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Golf, rent, and commutes: 7 impacts of working from home

The pandemic sharply accelerated trends of people working from home, leaving lasting impacts on how we work going forward. Stanford scholar Nicholas Bloom details how working from home is affecting the office, our homes, and more.

The massive surge in the number of people working from home may be the largest change to the U.S. economy since World War II, says Stanford scholar Nicholas Bloom.

And the shift to working from home, catalyzed by the pandemic, is here to stay, with further growth expected in the long run through improvements in technology.

Looking at data going back to 1965, when less than 1% of people worked from home, the number of people working from home had been rising continuously up to the pandemic, doubling roughly every 15 years, said Bloom, the William D. Eberle Professor in Economics in the School of Humanities and Sciences and professor, by courtesy, at Stanford Graduate School of Business.

Before the pandemic, only around 5% of the typical U.S. workforce worked from home; at the pandemic’s onset, it skyrocketed to 61.5%. Currently, about 30% of employees work from home.

“In some ways, one of the biggest lasting legacies of the pandemic will be the shift to work from home,” said Bloom.

Bloom shared his research on working from home at the Stanford Distinguished Careers Institute’s “The Future of Work” Winter 2023 Colloquium, which focused on how the ways we work are changing.

DCI Director Richard Saller moderated the event, which featured scholars from Stanford and beyond discussing working arrangements and attitudes, challenges to office real estate, learned lessons about the power of proximity, and more.

Below are seven takeaways from Bloom’s discussion:

  1. The employees. About 58% of people in the U.S. can’t work from home at all, and they are typically frontline workers with lower pay. Those who work entirely from home are primarily professionals, managers, and in higher-paying fields such as IT support, payroll, and call centers. The highest paid group includes the 30% of people working from home in a hybrid capacity, and these include professionals and managers.
  2. The move. Almost 1 million people left city centers like New York and San Francisco during the pandemic. Those who used to go to the office five days a week are now willing to commute farther because they are only in the office a couple days a week, and they want larger homes to accommodate needs such as a home office. This has changed property markets substantially with rents and home values in the suburbs surging, Bloom said. Home values in city centers have risen but not by much.
  3. The commute. Public transit journeys have plummeted and are currently down by a third compared to pre-pandemic levels. This sharp reduction is threatening the survival of mass transit, Bloom said. These are systems that have relatively fixed costs because the hardware and labor, which is largely unionized, are relatively hard to adjust. A lot of the revenues come from ticket sales, and these agencies are losing a lot of money.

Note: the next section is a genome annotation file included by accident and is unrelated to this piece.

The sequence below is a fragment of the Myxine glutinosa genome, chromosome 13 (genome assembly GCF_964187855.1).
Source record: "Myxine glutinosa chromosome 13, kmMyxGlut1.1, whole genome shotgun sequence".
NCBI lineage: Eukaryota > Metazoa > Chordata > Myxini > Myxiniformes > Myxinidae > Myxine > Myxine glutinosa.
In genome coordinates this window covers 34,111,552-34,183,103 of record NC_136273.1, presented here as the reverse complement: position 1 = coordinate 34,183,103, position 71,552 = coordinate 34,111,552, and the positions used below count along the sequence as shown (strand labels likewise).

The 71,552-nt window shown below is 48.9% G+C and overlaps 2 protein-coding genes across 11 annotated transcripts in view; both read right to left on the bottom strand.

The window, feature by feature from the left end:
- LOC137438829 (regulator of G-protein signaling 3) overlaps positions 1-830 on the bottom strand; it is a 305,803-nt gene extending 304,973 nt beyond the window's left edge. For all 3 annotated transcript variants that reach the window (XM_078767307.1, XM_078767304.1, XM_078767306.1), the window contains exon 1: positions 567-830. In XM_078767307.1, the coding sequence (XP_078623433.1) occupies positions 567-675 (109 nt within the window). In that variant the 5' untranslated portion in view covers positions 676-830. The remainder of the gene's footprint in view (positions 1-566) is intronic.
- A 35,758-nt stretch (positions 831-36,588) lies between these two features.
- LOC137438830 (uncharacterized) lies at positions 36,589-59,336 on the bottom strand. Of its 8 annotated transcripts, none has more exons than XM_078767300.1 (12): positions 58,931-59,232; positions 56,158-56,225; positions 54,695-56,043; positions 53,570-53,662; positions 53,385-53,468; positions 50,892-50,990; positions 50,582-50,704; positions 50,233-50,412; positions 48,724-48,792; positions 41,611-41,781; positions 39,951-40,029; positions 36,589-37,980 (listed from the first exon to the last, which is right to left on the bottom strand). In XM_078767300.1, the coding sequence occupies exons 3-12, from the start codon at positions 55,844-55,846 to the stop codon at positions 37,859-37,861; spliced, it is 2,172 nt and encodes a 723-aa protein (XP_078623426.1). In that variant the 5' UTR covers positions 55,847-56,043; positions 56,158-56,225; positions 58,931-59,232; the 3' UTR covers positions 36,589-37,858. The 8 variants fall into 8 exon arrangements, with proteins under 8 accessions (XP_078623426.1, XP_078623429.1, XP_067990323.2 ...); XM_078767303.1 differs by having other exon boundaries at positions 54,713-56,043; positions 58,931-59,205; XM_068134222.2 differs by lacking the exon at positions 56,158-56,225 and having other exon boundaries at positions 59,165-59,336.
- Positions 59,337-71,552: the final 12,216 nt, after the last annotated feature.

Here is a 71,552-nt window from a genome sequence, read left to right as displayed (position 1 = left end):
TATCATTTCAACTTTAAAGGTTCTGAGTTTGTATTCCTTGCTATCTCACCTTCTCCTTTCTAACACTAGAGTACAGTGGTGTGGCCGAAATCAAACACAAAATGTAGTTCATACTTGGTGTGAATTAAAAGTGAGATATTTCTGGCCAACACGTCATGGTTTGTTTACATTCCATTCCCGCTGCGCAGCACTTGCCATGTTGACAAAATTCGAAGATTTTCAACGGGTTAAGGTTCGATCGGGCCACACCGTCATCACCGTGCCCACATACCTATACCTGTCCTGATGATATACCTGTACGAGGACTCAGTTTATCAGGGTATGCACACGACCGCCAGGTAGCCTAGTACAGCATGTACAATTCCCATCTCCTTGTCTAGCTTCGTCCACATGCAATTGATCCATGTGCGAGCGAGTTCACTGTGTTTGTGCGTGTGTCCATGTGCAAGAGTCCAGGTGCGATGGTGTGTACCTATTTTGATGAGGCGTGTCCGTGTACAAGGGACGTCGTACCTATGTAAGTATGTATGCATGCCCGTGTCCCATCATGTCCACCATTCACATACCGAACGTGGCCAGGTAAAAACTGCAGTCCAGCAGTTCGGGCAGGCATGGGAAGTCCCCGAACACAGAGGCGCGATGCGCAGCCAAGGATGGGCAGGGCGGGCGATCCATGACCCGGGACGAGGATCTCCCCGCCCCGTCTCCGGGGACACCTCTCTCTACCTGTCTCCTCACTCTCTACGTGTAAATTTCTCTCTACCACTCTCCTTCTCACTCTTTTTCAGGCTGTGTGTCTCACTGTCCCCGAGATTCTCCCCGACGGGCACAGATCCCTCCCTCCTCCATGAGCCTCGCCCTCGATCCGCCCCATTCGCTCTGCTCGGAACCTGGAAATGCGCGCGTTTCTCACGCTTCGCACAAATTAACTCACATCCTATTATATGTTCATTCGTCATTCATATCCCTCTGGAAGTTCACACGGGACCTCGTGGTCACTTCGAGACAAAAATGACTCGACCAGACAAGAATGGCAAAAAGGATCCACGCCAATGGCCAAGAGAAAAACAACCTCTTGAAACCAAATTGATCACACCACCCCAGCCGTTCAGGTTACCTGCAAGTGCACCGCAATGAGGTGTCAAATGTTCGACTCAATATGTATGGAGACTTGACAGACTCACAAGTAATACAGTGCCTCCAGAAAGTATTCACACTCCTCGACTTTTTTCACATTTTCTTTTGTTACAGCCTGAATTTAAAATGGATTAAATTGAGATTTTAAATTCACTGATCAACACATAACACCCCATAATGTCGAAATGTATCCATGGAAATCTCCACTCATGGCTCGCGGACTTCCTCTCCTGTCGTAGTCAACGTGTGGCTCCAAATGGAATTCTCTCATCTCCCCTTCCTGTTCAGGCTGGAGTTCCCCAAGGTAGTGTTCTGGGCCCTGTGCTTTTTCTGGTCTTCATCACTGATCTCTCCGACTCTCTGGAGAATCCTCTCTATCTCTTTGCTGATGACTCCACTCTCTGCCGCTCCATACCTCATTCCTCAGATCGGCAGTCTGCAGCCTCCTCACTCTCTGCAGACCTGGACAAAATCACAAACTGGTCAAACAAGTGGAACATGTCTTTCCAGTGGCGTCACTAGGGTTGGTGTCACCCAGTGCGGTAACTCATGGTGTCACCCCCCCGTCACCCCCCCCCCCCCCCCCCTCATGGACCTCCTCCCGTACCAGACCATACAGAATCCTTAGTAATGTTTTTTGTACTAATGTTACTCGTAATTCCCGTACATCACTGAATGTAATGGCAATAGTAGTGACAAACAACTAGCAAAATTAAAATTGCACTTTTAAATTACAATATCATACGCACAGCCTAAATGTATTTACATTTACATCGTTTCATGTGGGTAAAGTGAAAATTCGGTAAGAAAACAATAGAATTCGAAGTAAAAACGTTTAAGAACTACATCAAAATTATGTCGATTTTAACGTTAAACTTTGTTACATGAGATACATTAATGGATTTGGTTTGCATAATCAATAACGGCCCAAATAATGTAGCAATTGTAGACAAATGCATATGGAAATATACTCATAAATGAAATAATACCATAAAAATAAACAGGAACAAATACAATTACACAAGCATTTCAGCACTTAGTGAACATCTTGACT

4. The office. Offices are changing, with cubicles becoming less popular and meeting rooms more desirable. As some companies incorporate an organized hybrid schedule in which everyone comes in on certain days, they are redesigning spaces to support more meetings, presentations, trainings, lunches, and social time.
  5. The startups. Startup rates are surging, up by 20% from pre-pandemic numbers. The reasons: working from home provides a cheaper way to start a new company by saving a lot on initial capital and rent. Also, people can more easily work on a startup on the side when their regular job offers the option to work from home.
  6. The downtime. The number of people playing golf mid-week has more than doubled since 2019. People used to go before or after work, or on the weekends, but now the mid-day, mid-week golf game is becoming more common. The same is probably true for things like gyms, tennis courts, retail hairdressers, ski resorts, and anything else that consumers used to pack into the weekends.
  7. The organization. More and more, firms are outsourcing or offshoring their information technology, human resources, and finance to access talent, save costs, and free up space. There has been a big increase in part-time employees, independent contractors, and outsourcing. “After seeing how well it worked with remote work at the beginning of the pandemic, companies may not see a need to have employees in the country,” Bloom said.

Interested in hearing more about the future of work? Stanford Continuing Studies will feature Bloom as he discusses “The Future of and Impact of Working from Home” on May 1 as part of the Stanford Monday University web seminar series.

Bloom is also co-director of the Productivity, Innovation, and Entrepreneurship program at the National Bureau of Economic Research, a fellow at the Centre for Economic Performance, and a senior fellow at the Stanford Institute for Economic Policy Research.